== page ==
The next time I spoke to them they had been dancing, discovered a market and bought Ukrainian lace and fabrics, discovered a cake which they ate morning, noon and night as it was so delicious, visited a wine expert who talked them through a tasting menu of authentic Ukrainian cuisine and wine and with every glass they toasted their ancestors and the beginning of their DNA journeys. They told me the most common Ukrainian toast was “Nazhtrovia” (to your health) but they found locals also using an ancient Polish toast, “Sto lat” which means “a hundred years”. They returned to Greece — having discovered and unexpectedly fallen in love with an entirely new part of the world — and all made even more special by their own 16% DNA guiding them through it.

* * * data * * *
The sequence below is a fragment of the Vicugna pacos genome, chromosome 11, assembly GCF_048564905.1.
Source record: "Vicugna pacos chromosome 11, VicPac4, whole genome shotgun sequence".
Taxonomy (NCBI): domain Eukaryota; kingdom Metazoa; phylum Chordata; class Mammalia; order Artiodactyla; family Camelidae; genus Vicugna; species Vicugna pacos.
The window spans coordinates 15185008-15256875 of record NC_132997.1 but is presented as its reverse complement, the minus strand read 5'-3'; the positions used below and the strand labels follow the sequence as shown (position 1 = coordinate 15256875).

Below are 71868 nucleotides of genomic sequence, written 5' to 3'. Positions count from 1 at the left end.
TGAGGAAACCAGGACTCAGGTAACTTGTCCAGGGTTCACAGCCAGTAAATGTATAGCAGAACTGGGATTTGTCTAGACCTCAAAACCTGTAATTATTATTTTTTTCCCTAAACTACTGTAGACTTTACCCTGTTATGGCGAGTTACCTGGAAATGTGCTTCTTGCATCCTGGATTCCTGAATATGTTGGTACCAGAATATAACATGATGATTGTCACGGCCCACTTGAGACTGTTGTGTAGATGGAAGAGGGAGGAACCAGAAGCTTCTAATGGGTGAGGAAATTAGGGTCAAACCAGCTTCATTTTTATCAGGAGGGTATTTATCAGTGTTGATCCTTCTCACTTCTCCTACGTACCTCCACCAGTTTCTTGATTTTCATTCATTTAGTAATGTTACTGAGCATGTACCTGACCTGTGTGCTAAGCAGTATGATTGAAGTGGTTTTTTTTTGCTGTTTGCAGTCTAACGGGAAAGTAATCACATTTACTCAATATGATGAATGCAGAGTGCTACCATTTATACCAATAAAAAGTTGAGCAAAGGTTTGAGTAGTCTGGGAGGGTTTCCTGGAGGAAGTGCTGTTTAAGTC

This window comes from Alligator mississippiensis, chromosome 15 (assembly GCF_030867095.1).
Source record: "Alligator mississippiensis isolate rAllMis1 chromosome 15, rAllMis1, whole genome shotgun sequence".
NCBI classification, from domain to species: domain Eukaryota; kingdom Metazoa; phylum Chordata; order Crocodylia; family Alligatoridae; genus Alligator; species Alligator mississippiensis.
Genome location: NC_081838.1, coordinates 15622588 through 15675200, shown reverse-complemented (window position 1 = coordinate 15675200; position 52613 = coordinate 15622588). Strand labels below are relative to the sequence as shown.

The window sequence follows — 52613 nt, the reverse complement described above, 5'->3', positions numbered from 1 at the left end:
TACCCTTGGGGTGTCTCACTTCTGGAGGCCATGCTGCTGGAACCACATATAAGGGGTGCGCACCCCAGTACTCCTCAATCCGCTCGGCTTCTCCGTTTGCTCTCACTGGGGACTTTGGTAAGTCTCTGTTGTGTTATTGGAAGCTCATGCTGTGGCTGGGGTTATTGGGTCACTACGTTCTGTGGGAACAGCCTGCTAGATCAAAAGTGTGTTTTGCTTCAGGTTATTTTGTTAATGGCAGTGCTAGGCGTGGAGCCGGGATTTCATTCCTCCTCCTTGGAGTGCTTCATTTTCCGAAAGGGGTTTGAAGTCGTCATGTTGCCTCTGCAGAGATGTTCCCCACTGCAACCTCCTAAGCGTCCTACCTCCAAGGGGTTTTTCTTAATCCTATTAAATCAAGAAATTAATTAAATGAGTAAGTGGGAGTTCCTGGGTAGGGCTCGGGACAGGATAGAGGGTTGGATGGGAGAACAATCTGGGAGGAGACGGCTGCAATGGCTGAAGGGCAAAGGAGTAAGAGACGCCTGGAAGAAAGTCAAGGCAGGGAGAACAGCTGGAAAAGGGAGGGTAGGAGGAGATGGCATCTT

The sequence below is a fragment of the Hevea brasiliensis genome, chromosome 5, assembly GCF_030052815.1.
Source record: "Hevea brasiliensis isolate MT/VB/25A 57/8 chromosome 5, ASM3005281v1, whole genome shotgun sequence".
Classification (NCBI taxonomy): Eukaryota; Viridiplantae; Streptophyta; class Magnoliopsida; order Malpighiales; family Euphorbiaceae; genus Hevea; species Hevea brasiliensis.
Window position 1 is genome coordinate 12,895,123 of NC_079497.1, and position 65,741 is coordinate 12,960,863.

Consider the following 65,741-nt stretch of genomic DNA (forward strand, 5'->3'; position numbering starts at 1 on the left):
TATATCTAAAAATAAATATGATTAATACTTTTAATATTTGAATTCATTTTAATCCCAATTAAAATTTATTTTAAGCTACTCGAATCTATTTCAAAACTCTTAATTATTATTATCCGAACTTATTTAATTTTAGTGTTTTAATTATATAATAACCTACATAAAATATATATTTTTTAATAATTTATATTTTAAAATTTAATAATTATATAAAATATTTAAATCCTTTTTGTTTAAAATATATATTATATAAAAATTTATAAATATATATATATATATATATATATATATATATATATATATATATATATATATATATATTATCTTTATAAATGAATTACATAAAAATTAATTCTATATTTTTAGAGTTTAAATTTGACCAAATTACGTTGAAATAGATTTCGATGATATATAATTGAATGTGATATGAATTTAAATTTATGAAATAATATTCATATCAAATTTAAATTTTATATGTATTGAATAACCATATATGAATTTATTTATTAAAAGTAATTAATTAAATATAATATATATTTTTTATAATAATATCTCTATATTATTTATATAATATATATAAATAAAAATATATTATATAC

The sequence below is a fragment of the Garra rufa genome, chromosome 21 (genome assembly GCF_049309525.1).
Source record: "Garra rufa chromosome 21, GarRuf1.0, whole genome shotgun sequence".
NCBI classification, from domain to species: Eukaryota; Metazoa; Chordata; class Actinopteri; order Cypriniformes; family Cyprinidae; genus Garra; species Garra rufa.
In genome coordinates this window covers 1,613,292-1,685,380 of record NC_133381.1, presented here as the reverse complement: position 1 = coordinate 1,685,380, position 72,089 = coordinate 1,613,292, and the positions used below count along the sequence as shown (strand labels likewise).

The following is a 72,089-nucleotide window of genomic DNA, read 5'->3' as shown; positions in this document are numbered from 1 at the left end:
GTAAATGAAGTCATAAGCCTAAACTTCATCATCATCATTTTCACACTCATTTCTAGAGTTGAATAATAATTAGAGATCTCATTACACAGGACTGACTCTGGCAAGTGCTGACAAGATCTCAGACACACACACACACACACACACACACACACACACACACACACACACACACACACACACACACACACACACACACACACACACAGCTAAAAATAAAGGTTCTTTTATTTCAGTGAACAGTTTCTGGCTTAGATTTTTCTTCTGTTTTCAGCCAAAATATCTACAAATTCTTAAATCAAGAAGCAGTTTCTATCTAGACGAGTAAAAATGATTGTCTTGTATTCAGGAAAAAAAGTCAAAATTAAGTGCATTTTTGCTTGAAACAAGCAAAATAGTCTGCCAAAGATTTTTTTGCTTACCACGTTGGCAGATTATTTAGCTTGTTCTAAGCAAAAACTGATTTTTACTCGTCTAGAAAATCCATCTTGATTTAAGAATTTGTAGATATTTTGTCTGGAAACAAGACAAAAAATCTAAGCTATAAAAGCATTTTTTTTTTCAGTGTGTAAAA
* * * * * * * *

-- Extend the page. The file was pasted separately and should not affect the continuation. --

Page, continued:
How have you grown your network?
I was recently asked what my ‘business superpower’ was. In my consideration of this, it occurred to me that we have many different ‘super skills’ which often overlap in our lives. My ‘social superpower’ is being confident and approachable to ask questions which people don’t expect. This is one of the most measurable ways I have seen my network grow — whether it’s been face to face or digitally. I recently met a woman at an event I spoke at — she introduced herself and told me she worked in licensing pharmaceuticals. My first questions was ‘good or evil pharmaceuticals?’ — she looked horrified and offended. The people with me, clearly embarrassed, laughed uncomfortably. I’m happy in a silent pause, so I let her answer. It was clear she was one of the good guys — but in 15 years she said no one had ever asked her that — she said her job title seemed to close, rather than open, conversations. She made three introductions between myself and other people — one of whom is an extraordinary thought leader in bio-engineering and connected with labs which we will tap into when we scale our DNA projects.